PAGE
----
Darling of the moon. Her silver garments by the senseless wave shouldered and dropped and on the shingle strewn her fluttering hand against her for a depressed her scattered looks that trouble all the sky. Her rapid footsteps running down the west. Of all her altered state Livia sly whom other than you by deathless lips adored while died and stammering to the grasses thrust and deep into her crystal body poured the hot and sorrowful sweetness of the dust whereof she wanders mad. Being all unfit for mortal love that might not die of it. I find myself on these programs constantly wanting to stop and just talk and talk about individual poems or just read them over and over again and that's one of them.
Yes I know what you mean. Well I suppose we have a change of pace and turn to some of those little epigrammatic pieces by Louise Bogan. Yes well there's this one that everyone is quoted with the title longer than the poem called solitary observation brought back from a sojourn in hell. At midnight. He is run into your ears. That's quite Dorothy Parker isn't it. Yes you're right. Well not quite as good I think. Well here's one of Miss bogans that is it's called. To an artist to take hot. Slipping in blood by his own hand through pride. Hamlet Othello Koran Elena's fall upon his bed however Shakespeare died having enjoyed them all. That is very good. But Louise Bogan is a serious poet too.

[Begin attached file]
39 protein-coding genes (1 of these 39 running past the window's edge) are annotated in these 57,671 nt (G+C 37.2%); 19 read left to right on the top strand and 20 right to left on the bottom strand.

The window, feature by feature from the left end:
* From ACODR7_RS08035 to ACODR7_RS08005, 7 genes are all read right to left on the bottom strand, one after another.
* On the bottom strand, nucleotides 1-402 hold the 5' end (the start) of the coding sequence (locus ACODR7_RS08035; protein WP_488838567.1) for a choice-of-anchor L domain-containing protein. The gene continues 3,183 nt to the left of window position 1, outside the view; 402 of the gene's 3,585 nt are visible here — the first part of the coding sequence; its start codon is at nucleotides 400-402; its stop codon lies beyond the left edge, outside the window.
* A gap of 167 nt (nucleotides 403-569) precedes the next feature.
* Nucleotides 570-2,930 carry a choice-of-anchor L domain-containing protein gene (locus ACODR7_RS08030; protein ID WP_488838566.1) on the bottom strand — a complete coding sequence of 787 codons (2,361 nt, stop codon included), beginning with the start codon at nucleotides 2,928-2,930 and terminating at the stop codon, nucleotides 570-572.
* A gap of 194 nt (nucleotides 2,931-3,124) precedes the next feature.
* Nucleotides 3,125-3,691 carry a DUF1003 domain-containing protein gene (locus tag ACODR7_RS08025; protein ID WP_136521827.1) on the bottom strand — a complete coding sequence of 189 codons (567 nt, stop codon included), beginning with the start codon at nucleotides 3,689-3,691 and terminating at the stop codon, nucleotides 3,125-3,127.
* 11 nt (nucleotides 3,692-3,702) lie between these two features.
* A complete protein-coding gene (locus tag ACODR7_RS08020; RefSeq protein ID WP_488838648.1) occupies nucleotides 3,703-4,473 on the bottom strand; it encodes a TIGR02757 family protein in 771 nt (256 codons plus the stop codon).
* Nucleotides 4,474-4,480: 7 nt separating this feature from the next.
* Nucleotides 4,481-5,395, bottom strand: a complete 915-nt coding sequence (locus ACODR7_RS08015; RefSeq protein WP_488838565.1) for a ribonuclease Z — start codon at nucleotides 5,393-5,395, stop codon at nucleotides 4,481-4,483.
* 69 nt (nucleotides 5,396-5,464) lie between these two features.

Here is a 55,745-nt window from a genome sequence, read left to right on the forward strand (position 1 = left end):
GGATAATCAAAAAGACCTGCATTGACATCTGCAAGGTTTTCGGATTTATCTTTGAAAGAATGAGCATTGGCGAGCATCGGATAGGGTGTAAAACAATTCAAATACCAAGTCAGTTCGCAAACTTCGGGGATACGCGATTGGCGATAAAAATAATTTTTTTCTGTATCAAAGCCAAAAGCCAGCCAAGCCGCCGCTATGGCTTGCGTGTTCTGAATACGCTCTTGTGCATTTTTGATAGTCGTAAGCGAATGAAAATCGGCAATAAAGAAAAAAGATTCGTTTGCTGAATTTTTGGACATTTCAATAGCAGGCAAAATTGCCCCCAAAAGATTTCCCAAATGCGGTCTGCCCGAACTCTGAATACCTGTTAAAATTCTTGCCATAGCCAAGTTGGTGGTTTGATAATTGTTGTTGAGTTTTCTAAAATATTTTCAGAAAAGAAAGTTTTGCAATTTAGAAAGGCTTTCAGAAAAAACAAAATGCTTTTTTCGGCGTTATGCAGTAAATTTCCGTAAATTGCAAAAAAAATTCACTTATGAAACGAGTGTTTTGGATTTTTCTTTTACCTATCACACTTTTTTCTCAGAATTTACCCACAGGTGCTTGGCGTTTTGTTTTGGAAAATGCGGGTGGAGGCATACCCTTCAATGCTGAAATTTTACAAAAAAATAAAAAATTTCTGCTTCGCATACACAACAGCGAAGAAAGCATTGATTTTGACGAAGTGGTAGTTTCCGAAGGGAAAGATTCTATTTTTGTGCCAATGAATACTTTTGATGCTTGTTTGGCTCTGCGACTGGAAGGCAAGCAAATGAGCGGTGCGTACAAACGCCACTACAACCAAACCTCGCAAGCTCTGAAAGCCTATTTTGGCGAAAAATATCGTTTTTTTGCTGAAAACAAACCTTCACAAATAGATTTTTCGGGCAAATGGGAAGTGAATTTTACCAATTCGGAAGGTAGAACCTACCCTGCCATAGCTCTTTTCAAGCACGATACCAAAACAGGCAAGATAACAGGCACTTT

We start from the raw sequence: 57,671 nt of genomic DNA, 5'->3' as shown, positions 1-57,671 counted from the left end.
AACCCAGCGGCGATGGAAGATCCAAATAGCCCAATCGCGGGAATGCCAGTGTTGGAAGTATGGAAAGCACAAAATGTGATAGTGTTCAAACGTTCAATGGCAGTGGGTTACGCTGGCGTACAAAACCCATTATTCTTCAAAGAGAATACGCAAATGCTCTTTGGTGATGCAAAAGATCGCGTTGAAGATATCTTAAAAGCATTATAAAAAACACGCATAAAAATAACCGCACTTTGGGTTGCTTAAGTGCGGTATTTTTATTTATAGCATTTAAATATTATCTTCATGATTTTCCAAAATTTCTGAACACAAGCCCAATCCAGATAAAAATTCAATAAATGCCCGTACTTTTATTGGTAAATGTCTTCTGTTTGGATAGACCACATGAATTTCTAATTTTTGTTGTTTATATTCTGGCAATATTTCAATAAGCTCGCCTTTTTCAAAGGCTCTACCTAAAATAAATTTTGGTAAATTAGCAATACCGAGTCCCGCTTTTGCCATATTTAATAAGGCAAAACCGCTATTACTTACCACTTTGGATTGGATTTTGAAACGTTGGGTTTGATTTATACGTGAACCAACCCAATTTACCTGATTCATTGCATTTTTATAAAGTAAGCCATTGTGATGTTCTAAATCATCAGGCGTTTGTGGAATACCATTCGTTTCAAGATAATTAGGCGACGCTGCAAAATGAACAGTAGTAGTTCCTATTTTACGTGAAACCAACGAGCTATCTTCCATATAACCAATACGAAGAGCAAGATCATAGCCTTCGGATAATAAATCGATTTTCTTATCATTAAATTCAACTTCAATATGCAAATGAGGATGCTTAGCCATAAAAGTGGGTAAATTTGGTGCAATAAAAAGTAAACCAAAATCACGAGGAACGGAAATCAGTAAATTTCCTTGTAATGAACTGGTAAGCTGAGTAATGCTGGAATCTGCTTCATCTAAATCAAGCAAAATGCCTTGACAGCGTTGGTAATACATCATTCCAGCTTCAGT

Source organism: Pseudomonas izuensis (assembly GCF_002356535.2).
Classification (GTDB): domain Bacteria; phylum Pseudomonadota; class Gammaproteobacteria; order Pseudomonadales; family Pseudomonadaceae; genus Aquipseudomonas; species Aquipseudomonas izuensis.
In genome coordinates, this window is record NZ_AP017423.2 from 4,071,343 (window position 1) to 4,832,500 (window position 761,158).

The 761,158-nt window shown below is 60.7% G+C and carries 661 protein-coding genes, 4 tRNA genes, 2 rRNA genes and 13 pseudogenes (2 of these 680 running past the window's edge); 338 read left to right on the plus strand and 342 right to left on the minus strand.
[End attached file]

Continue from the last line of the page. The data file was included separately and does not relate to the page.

I think the poem to her brother who was killed in World War One is a fine and moving one. I'd like to read this one which is entitled to my brother killed all month would October 1918. Oh you so long Dad. You masked and obscure. I can tell you all things in the wine and the bread. The mob will cooperate for the auction. The iron becomes steel the spoke broken from the wheel. The sweat of the Long March the haystacks cut through like loaves and the hundred flowers from the seed. All things indeed those struck by the hooves of disaster of time due of foul Loss and Gain. All things remain. I can tell you this is true. They were burned down to